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Meeting Kim Yong-seok, CEO of Geumnamaks

Dreaming of a Timeless Establishment Rather Than a Fleeting ‘Hotspot’

Behind the alleys of Sinyongsan Station, there is a place where office workers, satiated from their evening meals, naturally find themselves drawn. It’s Geumnamaks, heralded for serving the best draft beer and dried pollack in Sinyongsan. Since its opening in 2014, Kim Yong-seok has been a reliable source for a post-work drink for the office workers in Sinyongsan.


In front of Geumnamaks’ second branch, CEO Kim Yong-seok



The Wanderings of My Twenties Became the Foundation for My Thirties

What were you doing before opening Geumnamaks?

I’ve always wanted to be in business from a young age. At the time, China was considered promising, so I even majored in Chinese Language and Literature, intending to start a business there. As graduation approached, I was at a crossroads: to study in China or to start a business in Korea. Due to family circumstances, I gave up on studying in China and decided to start a business here. I was anxious to gather capital for the business quickly. A friend of mine was working as a waiter in a nightlife establishment and mentioned he could make about 150,000 won a day. At a time when a starter salary was less than 2 million won a month, the prospect of earning 5-6 million won a month was astonishing. Following my friend, I took a job as a waiter and worked for about two years. The night-day reversal was physically and mentally exhausting, but I persevered and focused solely on gathering the capital.

After securing the capital, I opened a bar. Initially, I made quite a bit of money. However, as the business became more challenging and conflicts arose with business partners, I had to shut down after six years. By the end, I was left with almost no money. Suddenly, I was in my thirties, feeling utterly disillusioned, as if I had squandered my twenties. But now, I don’t view those times as meaningless. They were full of valuable lessons and ultimately led me to operate Geumnamaks. They also gave me the resilience to overcome just about anything.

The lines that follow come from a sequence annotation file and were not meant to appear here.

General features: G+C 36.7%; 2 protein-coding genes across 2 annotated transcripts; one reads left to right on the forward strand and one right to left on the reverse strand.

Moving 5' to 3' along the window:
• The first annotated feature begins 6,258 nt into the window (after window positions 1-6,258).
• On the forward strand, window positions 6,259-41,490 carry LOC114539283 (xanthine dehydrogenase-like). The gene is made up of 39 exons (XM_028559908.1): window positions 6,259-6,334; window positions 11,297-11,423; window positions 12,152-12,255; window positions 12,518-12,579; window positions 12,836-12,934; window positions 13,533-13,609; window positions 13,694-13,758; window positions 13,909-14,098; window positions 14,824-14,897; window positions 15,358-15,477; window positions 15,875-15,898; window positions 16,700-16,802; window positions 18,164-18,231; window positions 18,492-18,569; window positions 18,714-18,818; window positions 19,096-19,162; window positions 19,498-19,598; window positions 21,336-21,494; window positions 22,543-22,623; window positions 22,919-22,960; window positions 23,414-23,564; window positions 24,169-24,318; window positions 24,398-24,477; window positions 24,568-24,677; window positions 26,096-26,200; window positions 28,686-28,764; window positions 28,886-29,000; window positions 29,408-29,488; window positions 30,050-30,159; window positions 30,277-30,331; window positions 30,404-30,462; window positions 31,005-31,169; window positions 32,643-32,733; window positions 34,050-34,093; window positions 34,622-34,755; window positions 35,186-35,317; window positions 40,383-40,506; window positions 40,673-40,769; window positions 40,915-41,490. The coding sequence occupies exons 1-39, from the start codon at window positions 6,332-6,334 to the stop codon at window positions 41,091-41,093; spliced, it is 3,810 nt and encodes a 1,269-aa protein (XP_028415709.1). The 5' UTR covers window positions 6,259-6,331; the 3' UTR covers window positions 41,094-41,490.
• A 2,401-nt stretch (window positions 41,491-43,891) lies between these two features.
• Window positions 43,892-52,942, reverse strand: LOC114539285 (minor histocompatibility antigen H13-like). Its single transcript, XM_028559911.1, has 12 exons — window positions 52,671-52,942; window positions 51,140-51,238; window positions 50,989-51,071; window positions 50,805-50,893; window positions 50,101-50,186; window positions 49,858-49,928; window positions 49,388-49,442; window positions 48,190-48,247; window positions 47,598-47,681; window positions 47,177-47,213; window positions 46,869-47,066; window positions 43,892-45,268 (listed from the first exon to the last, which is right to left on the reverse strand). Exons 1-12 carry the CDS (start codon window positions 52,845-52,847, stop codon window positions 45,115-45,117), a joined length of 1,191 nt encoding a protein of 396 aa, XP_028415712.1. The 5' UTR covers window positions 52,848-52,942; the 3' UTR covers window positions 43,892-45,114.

How did you start Geumnamaks?

I was marking time even into my thirties, so I gave business one last shot. ‘If this doesn’t work out, I’ll quit the business for good,’ I thought. But there wasn’t much I felt I could do. I didn’t know much, either. I seriously pondered, ‘What do I love the most?’ ‘What do I know best?’ It was ‘alcohol.’ I was confident that I understood the heart of someone who loves alcohol more than anyone. Among the options, a beer pub was something I could start with a small capital.


Why did you choose Sinyongsan?

I used to visit a friend who lived in this area often. Back then, it wasn’t the bustling neighborhood it is now. Amorepacific was just starting to build its new headquarters. There weren’t as many restaurants or bars as now, but I was surprised to see people lining up for a franchise beer pub called ‘Fish & Grill.’ Looking around, I noticed a few options for a second round of drinks. I thought opening a beer pub here for a second round had potential.